Facebook on Tuesday announced it’s expanding the availability of a number of ad transparency tools associated with politics and social issues on the platform….
Building a proper wind-tunnel facility can be a seriously costly exercise, especially if you’re developing multiple vehicle models in multiple locations around the globe.
In a bid to find a workaround for that, the clever people at Ford have put together a mobile wind tunnel using little more than a couple of shipping containers and some high-tech aero-accoustic measuring technology.
Each container includes aeroacoustic vanes and internal ducting to provide smooth, controlled airflow at the nozzle end of the machine, while two 16-bladed, six-foot-diameter ducted fans – each powered by a 250-horsepower electric motor – deliver a maximum blast of 80-mph wind.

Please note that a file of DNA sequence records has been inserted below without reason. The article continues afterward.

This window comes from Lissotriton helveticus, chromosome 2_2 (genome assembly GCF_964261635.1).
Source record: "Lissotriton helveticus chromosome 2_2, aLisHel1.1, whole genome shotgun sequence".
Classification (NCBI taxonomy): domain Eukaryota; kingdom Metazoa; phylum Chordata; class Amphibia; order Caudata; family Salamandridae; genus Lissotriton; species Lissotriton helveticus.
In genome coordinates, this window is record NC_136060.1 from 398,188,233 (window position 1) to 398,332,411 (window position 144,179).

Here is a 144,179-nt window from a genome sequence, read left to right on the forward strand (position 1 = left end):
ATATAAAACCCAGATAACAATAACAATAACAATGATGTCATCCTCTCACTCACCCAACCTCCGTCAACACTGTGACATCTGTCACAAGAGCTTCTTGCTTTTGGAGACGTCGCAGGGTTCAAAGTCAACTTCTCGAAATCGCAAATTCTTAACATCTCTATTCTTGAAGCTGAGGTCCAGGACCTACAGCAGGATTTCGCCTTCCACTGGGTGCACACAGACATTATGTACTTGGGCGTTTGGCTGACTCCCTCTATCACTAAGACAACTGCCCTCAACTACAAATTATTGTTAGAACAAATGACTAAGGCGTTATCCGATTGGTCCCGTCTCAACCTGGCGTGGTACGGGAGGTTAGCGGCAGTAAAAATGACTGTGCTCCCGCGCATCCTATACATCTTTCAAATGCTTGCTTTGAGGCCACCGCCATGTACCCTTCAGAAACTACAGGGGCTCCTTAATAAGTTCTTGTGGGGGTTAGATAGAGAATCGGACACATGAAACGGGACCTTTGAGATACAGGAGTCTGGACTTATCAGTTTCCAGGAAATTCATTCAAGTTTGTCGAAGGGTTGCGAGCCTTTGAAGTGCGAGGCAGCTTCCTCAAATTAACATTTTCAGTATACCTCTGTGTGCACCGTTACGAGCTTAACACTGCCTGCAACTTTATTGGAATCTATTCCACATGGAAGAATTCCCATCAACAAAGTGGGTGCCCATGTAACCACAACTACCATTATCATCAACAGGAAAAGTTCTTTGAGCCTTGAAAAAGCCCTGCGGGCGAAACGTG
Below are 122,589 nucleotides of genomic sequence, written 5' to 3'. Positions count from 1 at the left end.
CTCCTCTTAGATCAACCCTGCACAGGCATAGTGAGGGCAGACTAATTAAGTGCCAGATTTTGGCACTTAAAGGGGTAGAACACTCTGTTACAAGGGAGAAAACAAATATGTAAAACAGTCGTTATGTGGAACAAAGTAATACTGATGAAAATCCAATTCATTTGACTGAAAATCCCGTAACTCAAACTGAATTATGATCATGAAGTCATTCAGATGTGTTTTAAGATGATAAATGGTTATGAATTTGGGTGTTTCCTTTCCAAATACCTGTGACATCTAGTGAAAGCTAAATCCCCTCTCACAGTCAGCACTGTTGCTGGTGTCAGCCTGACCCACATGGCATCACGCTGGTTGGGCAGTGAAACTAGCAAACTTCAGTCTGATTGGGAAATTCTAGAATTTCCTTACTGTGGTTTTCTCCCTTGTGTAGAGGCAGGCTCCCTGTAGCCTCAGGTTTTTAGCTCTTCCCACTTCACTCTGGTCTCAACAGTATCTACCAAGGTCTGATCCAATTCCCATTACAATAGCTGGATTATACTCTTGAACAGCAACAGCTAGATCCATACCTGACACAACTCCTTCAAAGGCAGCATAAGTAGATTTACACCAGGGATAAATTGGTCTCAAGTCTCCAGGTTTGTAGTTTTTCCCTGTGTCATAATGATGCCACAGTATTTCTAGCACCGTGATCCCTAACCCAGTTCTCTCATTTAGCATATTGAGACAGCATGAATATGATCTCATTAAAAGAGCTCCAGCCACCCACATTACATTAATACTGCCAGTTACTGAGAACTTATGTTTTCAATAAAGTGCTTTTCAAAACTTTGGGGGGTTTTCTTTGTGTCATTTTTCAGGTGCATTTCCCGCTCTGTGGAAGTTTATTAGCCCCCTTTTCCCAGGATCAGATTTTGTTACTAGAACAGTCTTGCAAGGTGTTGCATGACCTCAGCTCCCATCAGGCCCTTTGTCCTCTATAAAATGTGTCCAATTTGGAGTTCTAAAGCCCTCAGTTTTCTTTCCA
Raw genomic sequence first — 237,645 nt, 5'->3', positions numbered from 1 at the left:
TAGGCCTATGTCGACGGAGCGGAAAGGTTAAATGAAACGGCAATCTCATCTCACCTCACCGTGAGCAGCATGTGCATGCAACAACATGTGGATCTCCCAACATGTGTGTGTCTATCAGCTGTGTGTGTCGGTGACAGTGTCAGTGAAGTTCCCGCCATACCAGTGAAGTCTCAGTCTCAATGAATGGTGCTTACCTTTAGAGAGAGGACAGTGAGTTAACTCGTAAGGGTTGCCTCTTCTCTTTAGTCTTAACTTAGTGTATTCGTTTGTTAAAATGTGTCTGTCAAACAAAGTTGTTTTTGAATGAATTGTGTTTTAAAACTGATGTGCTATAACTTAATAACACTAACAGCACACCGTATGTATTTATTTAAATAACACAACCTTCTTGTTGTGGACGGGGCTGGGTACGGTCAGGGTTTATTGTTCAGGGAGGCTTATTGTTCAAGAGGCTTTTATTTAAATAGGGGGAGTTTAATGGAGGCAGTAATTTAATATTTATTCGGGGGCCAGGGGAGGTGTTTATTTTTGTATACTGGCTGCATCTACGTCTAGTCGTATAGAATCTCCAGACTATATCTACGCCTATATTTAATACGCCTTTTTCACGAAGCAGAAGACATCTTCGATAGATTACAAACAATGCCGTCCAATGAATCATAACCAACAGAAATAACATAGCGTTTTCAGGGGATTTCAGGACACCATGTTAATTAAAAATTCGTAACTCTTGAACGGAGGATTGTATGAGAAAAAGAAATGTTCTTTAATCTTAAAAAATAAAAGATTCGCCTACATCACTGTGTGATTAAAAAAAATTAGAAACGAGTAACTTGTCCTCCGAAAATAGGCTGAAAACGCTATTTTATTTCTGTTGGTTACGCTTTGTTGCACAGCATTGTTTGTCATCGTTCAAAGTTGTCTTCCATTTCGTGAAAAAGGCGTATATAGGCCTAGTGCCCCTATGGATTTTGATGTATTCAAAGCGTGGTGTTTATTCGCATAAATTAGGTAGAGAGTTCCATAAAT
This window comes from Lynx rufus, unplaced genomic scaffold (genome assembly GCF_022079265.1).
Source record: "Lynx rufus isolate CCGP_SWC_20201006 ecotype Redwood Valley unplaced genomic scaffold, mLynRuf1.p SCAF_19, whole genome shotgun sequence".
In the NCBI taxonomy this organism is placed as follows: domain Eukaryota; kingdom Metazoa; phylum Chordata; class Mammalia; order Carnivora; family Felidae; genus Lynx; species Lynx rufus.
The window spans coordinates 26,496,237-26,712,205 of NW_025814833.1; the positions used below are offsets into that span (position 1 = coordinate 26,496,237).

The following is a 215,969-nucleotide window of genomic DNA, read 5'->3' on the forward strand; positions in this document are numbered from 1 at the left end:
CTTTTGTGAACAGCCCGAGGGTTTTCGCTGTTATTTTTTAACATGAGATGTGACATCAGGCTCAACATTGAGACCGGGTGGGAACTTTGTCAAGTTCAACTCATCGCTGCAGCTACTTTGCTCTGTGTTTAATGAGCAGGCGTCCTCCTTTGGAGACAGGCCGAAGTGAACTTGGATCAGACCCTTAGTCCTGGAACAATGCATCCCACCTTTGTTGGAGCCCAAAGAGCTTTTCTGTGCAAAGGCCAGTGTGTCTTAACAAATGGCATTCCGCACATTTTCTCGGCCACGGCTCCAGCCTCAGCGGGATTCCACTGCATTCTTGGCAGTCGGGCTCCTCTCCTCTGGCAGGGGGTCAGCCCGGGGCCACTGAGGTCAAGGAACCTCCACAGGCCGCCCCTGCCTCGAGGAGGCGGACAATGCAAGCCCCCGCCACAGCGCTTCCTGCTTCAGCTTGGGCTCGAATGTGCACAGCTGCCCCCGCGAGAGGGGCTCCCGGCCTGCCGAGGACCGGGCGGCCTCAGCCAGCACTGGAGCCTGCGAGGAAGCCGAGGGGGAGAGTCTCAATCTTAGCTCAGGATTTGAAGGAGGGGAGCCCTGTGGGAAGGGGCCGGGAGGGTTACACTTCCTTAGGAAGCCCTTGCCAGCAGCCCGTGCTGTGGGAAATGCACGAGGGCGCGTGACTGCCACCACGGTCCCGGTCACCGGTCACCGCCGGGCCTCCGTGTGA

The machine consists of the two main containers fastened together side by side on flat, level tarmac. In between, two roll-up doors are lifted, while doors on the front and back ends are opened to create the air intake and outlet nozzle. A third, 40-foot container – housing a small office, power distribution and controls – is placed nearby, and data and power cabling are connected between the containers.
While the mobile lab can’t do everything Ford’s US$50-million aerodynamic labs can, it is more than capable of detecting sources of unwanted wind noise in early production vehicles, allowing Ford to develop solutions sooner.
“This project was born from a desire to be the best when it comes to controlling and limiting the cabin noise customers are so sensitive to,” said Bill Gulker, Ford wind noise core supervisor. “And our new mobile wind tunnel saves our engineers time and increases productivity. It’s a fine example of the innovation mindset we’re trying to incorporate into everything we do.”
Check it out in action: